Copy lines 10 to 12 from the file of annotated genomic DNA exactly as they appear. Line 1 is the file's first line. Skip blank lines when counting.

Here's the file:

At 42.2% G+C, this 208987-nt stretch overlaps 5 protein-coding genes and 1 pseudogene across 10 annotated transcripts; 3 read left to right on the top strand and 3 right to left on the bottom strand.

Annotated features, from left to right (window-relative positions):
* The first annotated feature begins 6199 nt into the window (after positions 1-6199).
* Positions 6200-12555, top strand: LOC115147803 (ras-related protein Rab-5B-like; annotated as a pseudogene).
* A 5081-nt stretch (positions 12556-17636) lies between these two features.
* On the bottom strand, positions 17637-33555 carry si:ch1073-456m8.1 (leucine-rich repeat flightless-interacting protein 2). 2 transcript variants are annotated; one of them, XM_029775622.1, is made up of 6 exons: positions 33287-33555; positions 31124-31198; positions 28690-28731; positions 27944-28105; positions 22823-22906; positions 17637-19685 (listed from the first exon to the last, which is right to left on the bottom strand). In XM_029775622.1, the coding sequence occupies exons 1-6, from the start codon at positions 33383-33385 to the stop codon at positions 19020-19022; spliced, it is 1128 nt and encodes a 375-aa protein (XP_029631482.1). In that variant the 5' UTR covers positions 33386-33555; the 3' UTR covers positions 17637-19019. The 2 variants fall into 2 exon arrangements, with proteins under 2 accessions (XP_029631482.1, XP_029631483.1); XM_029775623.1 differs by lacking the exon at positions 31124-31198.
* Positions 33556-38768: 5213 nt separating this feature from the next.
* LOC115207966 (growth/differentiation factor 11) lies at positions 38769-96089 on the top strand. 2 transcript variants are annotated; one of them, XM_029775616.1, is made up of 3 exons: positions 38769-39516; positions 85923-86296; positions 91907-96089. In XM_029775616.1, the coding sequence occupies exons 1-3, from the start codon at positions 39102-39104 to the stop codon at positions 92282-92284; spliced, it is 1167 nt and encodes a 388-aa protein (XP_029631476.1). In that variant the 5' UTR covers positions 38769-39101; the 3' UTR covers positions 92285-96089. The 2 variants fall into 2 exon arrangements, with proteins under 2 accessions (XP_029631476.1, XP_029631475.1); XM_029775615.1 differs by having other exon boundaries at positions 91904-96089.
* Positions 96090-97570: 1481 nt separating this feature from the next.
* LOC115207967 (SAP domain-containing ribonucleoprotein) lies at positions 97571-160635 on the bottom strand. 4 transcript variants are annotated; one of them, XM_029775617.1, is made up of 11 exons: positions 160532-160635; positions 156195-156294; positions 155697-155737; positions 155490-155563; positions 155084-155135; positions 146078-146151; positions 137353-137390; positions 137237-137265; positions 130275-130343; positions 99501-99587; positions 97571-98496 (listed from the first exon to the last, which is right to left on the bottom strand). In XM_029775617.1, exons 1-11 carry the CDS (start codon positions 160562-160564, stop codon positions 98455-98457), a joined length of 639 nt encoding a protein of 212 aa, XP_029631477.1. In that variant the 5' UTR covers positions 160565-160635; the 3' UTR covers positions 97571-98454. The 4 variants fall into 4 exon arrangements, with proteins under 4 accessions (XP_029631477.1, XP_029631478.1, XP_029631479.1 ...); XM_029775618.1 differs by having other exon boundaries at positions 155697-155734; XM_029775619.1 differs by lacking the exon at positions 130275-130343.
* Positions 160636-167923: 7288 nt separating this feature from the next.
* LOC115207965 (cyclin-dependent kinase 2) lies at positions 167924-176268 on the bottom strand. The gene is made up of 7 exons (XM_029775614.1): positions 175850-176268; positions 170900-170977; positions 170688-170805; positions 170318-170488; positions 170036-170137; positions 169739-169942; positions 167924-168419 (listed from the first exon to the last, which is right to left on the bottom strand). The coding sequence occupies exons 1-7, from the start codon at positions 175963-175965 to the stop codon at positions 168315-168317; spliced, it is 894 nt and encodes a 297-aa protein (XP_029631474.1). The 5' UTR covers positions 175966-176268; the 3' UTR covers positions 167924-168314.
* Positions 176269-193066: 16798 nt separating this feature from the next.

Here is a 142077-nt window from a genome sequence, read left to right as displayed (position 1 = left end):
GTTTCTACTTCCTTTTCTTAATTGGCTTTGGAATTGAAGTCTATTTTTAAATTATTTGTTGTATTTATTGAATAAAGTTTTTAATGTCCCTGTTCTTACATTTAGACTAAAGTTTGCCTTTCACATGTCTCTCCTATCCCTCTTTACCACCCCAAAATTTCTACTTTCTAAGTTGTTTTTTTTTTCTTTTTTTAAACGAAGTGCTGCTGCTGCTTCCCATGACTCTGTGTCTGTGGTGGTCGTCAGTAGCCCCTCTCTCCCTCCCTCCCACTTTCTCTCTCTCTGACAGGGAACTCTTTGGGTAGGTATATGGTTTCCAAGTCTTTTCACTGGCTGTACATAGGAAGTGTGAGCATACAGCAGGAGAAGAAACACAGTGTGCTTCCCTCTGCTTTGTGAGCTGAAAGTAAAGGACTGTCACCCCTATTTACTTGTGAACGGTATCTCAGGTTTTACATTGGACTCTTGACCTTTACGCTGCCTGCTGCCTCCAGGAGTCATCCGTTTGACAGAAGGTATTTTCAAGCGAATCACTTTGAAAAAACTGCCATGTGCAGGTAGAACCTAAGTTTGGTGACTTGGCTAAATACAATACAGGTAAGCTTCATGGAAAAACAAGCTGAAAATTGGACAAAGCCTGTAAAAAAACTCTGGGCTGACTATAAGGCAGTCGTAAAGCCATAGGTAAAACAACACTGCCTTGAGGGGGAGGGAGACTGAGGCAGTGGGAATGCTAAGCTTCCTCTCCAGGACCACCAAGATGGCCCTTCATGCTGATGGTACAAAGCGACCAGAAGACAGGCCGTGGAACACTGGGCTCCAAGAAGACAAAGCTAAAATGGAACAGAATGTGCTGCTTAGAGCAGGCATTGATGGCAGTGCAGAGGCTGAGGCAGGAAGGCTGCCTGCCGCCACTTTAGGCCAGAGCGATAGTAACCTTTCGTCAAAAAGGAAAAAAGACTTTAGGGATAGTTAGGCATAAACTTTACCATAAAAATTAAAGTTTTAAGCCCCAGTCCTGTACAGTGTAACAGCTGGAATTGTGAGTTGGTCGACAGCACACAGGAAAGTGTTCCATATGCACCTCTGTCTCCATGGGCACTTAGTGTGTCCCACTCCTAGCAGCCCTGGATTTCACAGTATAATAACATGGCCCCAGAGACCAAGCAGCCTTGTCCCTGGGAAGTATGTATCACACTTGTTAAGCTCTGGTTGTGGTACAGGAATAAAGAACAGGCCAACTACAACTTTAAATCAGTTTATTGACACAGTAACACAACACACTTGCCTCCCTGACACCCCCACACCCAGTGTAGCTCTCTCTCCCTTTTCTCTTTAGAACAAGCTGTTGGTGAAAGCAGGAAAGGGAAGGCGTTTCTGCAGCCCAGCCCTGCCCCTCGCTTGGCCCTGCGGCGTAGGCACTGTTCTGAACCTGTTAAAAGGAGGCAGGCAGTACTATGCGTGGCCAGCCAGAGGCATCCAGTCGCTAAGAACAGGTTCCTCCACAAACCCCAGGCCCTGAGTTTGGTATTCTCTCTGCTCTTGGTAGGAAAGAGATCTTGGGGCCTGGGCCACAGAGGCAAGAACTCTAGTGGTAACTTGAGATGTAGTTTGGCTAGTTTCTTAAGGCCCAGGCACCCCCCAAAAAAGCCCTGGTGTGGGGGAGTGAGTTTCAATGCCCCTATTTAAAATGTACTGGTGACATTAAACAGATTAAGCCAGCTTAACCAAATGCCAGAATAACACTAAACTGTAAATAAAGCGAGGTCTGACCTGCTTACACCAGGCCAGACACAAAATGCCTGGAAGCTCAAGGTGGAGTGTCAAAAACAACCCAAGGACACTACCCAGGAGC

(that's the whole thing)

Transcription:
* LOC115207967 (SAP domain-containing ribonucleoprotein) lies at positions 97571-160635 on the bottom strand. 4 transcript variants are annotated; one of them, XM_029775617.1, is made up of 11 exons: positions 160532-160635; positions 156195-156294; positions 155697-155737; positions 155490-155563; positions 155084-155135; positions 146078-146151; positions 137353-137390; positions 137237-137265; positions 130275-130343; positions 99501-99587; positions 97571-98496 (listed from the first exon to the last, which is right to left on the bottom strand). In XM_029775617.1, exons 1-11 carry the CDS (start codon positions 160562-160564, stop codon positions 98455-98457), a joined length of 639 nt encoding a protein of 212 aa, XP_029631477.1. In that variant the 5' UTR covers positions 160565-160635; the 3' UTR covers positions 97571-98454. The 4 variants fall into 4 exon arrangements, with proteins under 4 accessions (XP_029631477.1, XP_029631478.1, XP_029631479.1 ...); XM_029775618.1 differs by having other exon boundaries at positions 155697-155734; XM_029775619.1 differs by lacking the exon at positions 130275-130343.
* Positions 160636-167923: 7288 nt separating this feature from the next.
* LOC115207965 (cyclin-dependent kinase 2) lies at positions 167924-176268 on the bottom strand. The gene is made up of 7 exons (XM_029775614.1): positions 175850-176268; positions 170900-170977; positions 170688-170805; positions 170318-170488; positions 170036-170137; positions 169739-169942; positions 167924-168419 (listed from the first exon to the last, which is right to left on the bottom strand). The coding sequence occupies exons 1-7, from the start codon at positions 175963-175965 to the stop codon at positions 168315-168317; spliced, it is 894 nt and encodes a 297-aa protein (XP_029631474.1). The 5' UTR covers positions 175966-176268; the 3' UTR covers positions 167924-168314.